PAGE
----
Horror fans know that Eli Roth's Thanksgiving has been a long time coming; after the faux trailer was so well received in 2007's Grindhouse, he started talking about doing it as an actual feature, only for the filmmaker to have to keep kicking that can (of cranberry sauce) down the road as other projects demanded priority. But his dream of making a turkey day-themed slasher goes back even further, to the 1980s, when Roth and his friend Jeff Rendell (Thanksgiving's co-writer) noticed that there were slashers for every other holiday—Halloween, Black Christmas, Mother's Day, New Year's Evil, My Bloody Valentine, April Fool's Day, etc, but not Thanksgiving.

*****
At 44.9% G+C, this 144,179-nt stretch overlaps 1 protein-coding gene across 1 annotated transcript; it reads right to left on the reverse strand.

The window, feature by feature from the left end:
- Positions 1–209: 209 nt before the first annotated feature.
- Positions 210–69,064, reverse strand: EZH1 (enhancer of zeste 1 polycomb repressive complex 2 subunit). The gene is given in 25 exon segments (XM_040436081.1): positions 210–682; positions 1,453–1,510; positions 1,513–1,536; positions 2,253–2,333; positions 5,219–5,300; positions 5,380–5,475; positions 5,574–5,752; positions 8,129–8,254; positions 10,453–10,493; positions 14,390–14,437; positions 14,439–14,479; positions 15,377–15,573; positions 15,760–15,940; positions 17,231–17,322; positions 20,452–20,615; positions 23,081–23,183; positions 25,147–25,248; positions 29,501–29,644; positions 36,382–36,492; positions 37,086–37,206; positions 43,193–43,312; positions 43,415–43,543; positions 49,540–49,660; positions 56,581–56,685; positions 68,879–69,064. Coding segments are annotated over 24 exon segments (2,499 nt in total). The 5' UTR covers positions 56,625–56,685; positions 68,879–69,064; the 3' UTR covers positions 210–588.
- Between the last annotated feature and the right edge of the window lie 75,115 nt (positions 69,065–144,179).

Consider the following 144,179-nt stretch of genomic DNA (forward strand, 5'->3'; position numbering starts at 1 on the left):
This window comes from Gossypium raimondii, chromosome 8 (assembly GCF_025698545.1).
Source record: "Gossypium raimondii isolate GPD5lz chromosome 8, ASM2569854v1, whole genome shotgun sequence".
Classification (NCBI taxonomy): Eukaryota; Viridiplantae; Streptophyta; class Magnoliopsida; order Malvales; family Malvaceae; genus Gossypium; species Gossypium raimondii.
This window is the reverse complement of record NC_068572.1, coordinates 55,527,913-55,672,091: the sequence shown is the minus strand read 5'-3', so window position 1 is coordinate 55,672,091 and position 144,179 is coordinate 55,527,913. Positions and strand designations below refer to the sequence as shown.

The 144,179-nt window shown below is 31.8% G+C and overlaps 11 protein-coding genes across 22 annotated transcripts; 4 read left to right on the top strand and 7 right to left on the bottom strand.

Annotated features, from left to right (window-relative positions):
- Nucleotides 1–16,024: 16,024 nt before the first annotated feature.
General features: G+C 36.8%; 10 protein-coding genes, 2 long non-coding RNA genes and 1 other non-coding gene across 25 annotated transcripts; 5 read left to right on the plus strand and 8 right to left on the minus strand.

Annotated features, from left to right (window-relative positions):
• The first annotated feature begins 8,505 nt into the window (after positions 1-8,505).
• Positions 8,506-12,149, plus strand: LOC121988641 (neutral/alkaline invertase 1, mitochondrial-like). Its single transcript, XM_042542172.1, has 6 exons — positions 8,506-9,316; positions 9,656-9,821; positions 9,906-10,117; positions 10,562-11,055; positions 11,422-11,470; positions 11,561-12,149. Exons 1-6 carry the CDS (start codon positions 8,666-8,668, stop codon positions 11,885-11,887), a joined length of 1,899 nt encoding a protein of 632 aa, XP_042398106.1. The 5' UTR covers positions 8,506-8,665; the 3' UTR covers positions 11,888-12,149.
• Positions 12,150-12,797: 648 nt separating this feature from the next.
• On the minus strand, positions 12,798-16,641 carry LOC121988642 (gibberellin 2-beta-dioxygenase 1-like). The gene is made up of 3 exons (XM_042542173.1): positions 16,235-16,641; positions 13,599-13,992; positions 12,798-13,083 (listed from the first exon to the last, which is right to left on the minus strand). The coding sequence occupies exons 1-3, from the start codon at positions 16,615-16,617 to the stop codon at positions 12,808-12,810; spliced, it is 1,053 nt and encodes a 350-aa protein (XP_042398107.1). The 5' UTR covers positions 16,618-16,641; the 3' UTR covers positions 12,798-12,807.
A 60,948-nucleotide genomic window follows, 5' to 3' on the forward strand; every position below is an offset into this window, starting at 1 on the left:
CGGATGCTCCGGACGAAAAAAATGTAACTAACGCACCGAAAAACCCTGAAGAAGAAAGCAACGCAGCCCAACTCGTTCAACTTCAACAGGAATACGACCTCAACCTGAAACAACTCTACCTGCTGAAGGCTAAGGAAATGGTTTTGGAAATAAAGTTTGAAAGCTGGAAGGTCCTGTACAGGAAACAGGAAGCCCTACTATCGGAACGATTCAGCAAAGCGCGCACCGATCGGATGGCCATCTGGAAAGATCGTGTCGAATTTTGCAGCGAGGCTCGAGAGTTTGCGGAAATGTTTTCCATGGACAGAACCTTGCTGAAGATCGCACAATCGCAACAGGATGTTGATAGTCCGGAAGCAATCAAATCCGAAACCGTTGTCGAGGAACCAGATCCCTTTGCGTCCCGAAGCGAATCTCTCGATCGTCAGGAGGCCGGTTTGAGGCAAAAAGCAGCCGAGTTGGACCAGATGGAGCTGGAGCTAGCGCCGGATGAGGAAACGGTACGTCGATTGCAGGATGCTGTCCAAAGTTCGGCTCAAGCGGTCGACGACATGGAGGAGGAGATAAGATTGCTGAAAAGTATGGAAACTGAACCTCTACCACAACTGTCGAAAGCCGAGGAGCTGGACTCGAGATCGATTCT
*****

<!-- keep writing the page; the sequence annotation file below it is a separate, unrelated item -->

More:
And so the pair began dreaming up kill scenes tied into the holiday's central themes of pilgrims and feasts, putting many of them in their fake trailer to fill that turkey-sized hole in the slasher canon. However, Roth wasn't accurate with the notion that NO Thanksgiving slasher existed, as there were, in fact (at least?) two of them that came along during that golden era of slasher killers: 1981's Home Sweet Home and 1987's Blood Rage, both of which are indeed focused on a killer slicing and dicing his way through a late November gathering. But in Roth's defense, he had an excuse for not knowing about them—they were both relatively obscure at the time, and even now, only hardcore fans know they exist.